Tuesday, August 27, 2019

Adaptation of the Envelope Generator from the Music Easel

Revision 1

Original circuit by Don Buchla (used with his kind permission); adapted by Aaron Lanterman. This is based on the envelope generator circuit of Board 3 of the Music Easel. You should spend some time studying the original schematics.


Schematic & layouts


  • The holes and traces on the Revision 1 PCBs are the same as on Version 0. The only changes I made were to the silkscreen.
  • I am convinced that the 50K sliders marked on the original schematics should actually be 10K linear. The 120K input and shaping resistors (R117 through R128) are off-board in the original Easel, but included on-board in this adaptation.
  • The circuit has been tested with RC4558s, which was deemed to be electrically similar to the original RC4136s used in the Easel. Other op amps will probably work (many will probably work better!), but they have not been tried.
  • Buchla went to the effort to specify 1N457 in one instance and 1N457A in another instance, so I'd be nervious about changing what dioes are used. I'd be curious if to know if other diodes, such as 1N4148s or 1N914s, will work.
  • Bjorn wrote: "I am not sure whether a solution to get the transient function of the envelope generator with a regular gate signal has been proposed yet. Anyways, I have been able to get this functionality by replacing R101 with a 10nf cap."


  • Front panel connections usually have a square and round pad together in a white box. The round pad is the signal, and the square pad provides a convenient ground.
  • ATIN, DURIN, DECIN - attack, duration, and decay CV inputs; influence is controlled by ATCV, DURCV, and DECCV settings, respectively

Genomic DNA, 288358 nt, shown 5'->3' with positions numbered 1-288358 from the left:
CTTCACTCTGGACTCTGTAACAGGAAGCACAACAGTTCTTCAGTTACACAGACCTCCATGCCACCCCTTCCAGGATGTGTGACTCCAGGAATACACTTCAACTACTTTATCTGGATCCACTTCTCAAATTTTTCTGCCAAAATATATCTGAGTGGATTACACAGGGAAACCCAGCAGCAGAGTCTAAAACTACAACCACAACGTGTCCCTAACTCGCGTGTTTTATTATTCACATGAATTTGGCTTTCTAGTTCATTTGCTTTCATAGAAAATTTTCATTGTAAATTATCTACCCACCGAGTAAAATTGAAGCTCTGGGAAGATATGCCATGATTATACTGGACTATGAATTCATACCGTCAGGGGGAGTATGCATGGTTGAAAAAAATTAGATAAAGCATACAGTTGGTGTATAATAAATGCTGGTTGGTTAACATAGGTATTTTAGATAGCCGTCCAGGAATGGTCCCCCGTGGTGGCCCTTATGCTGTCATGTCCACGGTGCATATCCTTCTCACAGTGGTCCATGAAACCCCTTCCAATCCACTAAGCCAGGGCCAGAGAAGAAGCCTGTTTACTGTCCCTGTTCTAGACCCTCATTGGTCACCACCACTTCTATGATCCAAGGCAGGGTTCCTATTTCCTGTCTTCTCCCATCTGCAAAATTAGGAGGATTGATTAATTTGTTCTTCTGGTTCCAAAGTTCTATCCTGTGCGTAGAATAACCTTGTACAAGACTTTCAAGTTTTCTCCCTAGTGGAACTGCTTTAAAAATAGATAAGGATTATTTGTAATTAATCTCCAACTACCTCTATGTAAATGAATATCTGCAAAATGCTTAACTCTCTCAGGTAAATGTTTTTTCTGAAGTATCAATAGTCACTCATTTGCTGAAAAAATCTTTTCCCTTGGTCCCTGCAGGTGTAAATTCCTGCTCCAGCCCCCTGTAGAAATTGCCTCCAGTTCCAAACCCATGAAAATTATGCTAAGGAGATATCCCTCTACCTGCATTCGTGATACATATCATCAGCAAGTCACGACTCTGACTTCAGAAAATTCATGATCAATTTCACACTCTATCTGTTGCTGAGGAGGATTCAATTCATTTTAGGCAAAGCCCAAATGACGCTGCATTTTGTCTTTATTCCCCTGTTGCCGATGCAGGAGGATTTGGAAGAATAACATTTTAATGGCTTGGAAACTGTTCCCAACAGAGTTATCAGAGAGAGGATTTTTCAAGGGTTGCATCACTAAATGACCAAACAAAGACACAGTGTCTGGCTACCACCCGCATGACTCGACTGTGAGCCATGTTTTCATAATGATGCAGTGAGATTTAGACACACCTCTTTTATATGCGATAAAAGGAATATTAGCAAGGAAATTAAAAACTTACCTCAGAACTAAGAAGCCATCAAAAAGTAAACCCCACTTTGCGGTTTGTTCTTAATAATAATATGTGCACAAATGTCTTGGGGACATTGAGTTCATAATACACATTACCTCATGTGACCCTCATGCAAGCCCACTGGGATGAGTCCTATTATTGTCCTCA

• PIN - pulse input
  • B3P6 - corresponds to original Easel Board 3, Pin 6
  • TRAN, SUS - connect TRANS and SUS to the extremes of a single-pole on-none-on switch, and connect B3P6 to the common terminal of this switch. This lets the user switch been "transient" and "sustained" modes. (Note I only tested the transient functionality.)
  • POUT - pulse output
  • ENVOUT - envelope output
  • LED - on the Easel schematics, this is actually called "LAMP" and is shown going through a lamp-looking symbol to a +12 V supply. I haven't tried doing anything with this, since it's a low priority for me, but if someone can get something to light up I'd love to hear about it.
  • +13.5 V - a supply created using a buffer op amp (most users will not need this)


  • ATOS, DUROS, DECOS - attack, duration, and decay offsets
  • ATCV, DURCV, DECCV - attack, duration, and decay CV controls; control influence of ATIN, DURIN, and DECIN inputs, respectively


  • These should be considered advanced projects, and should only be attempted by people with extensive knowledge and experience in electronics, particularly in terms of practical construction and debugging techniques. The boards are dense and the documentation is sparse. If you are just getting started with Synth DIY, I recommend starting with kits.
  • If you try to build one of these projects, you must assume that you will be on your own, and be confident enough to tackle the project under those circumstances. I am interested in learning about people's experiences in building the boards, and will try to answer questions over e-mail, but I don't have time to do any hand holding.
  • Any PCBs made available to the public are provided as-is, with no guarantees or warranties whatsoever. Similarly, no guarantees or warranties are made about the correctness or usefulness of the information on these webpages.
  • Any electronic project may present a risk of injury or death, particularly when dealing with mains voltages. It is important to follow appropriate safety practices. The author of this post, Aaron Lanterman, disclaims any liability for injury, death, or other damage caused in using the PCBs or any of the information contained on these webpages.

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